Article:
When Art is Therapy: My Inner Child confronts a monster

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I talk a lot about being an intuitive artist, and have probably explained it about 6 ways to Sunday over the years, but today I wanted to talk about the side of being an intuitive artist that isn't rainbows and unicorns. The side where my canvas is my therapy couch.

My childhood was kind of rough. And right now, I don't want to go too deeply into what happened for me during those years, but I do want to say that without those experiences, I wouldn't be who I am right now, so I'm grateful for them. This past weekend, I was dealing with some physical pain that came out of nowhere. I'm also an empath, so this pandemic has been an exercise in listening to my body in a new way because one trip to the grocery store can often end in my having a panic attack or a "random" ache or pain. This wasn't that though, this was all mine: I needed to heal part of my relationship with my grandmother. My soul coach said I had to paint her.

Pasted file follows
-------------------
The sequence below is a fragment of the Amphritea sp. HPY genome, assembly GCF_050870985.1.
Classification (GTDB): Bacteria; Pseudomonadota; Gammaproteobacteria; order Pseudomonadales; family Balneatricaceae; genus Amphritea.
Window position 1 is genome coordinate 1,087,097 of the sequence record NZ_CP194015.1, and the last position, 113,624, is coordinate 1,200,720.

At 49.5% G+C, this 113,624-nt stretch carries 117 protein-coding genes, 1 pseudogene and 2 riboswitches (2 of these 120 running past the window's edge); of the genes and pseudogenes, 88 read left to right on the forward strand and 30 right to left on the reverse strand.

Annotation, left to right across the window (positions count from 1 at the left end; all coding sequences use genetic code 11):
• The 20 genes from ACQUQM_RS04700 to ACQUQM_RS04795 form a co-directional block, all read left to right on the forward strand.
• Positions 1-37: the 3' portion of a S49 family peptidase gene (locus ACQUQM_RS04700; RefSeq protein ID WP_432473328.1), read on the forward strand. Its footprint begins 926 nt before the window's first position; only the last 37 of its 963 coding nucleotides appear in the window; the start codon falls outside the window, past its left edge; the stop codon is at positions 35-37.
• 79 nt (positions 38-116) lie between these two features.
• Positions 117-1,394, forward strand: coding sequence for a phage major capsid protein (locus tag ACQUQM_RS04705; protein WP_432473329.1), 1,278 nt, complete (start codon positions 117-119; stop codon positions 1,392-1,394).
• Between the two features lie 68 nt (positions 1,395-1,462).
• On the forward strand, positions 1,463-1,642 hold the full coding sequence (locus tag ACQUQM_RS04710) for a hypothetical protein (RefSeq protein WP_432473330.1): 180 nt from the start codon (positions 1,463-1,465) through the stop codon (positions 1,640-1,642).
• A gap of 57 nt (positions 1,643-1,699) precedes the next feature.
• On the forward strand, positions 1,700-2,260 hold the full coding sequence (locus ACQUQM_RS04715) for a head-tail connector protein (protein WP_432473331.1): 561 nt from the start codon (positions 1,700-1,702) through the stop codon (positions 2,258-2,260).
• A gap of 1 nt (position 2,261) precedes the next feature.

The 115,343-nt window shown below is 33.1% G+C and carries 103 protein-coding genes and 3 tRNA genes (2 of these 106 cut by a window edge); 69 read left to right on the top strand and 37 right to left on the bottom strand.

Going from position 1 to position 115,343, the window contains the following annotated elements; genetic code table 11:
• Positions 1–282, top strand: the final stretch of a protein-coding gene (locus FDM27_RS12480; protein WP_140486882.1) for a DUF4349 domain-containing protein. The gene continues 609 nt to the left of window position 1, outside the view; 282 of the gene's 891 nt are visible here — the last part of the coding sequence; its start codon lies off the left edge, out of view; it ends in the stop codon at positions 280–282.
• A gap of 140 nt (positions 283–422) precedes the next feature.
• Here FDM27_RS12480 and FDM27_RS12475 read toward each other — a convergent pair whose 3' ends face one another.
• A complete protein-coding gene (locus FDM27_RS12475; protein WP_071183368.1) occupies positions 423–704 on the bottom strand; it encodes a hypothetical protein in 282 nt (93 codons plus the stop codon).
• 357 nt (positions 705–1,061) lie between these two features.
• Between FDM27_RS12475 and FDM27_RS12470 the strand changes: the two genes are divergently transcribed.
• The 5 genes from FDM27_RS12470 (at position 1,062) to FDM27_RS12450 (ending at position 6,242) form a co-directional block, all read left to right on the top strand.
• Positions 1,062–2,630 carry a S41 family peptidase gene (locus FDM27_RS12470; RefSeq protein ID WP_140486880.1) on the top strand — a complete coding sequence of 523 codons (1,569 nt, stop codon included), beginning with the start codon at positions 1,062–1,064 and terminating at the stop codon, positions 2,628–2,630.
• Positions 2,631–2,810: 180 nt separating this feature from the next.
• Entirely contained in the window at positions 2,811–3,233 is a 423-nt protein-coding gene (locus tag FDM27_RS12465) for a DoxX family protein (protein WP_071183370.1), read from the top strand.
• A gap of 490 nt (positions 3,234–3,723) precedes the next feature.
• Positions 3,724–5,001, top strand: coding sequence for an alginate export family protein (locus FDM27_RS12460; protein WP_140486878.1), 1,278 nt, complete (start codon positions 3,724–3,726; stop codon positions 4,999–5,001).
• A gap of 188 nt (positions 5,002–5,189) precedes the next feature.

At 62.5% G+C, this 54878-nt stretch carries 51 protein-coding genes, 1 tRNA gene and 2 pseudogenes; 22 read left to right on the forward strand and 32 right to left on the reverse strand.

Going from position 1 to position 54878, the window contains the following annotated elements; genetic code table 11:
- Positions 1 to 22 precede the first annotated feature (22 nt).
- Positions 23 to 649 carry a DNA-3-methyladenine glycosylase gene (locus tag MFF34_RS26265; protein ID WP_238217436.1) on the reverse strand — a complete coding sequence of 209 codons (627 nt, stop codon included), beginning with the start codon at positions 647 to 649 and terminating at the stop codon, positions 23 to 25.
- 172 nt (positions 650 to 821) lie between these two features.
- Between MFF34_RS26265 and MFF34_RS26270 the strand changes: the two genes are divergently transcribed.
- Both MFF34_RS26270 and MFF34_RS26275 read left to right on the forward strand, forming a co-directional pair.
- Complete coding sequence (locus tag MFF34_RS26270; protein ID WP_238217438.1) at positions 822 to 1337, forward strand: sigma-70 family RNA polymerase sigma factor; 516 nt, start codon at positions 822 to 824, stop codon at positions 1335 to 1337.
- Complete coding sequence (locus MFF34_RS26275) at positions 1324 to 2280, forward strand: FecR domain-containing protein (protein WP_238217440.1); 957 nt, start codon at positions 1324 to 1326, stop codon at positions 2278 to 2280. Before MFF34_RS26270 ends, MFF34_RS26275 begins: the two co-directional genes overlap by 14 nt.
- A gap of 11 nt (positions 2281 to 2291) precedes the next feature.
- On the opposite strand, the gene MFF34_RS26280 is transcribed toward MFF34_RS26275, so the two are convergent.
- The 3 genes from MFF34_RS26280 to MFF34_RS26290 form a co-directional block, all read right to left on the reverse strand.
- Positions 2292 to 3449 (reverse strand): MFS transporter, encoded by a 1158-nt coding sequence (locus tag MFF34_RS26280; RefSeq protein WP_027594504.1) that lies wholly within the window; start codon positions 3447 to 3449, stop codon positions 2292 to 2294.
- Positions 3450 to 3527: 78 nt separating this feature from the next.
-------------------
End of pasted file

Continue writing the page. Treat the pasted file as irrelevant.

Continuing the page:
I work with my inner child a lot because I've always been creative. Those little mes were always dreaming, doodling, and coloring. Their creativity is unmatched, so I want to tap in to that source. I asked them to help me.  Now, I'm going to explain each piece as best I can, but I have to start by saying that this started because in my writing session, either my 8 or 3 year old self called my grandmother a monster. You ready?

The main canvas is 24x30 inches. Painted blue. I wanted blue in there because in my mind this is like a headshot. For a portfolio. I painted her face without  intellectualizing the process. So it's not symmetrical. And to be honest, I liked the chalk outline better, but since I wanted it to be true to the perspective of the inner child, I painted over that and let her do the face as many times as she needed until she was satisfied. I surrendered "control" and waited until it was over before I asked why she chose to do what she did the way she did it. 

Here's what it looked like:

My grandmother used to wear wigs, like most of the women I knew. They had a certain shame about their natural hair, hair loss, and their presentation that I don't think we quite share. And I know some of us feel like our hair is our crown, and we spend a fuck ton of money every year to maintain it, but the elders I knew were different about their hair. I wanted to talk about that in this piece because my grandmother's natural hair was beautiful. I hated her wigs. But I painted the one I hated the most. An auburn colored thing that wasn't necessarily ugly, it just wasn't as pretty to me as her real hair.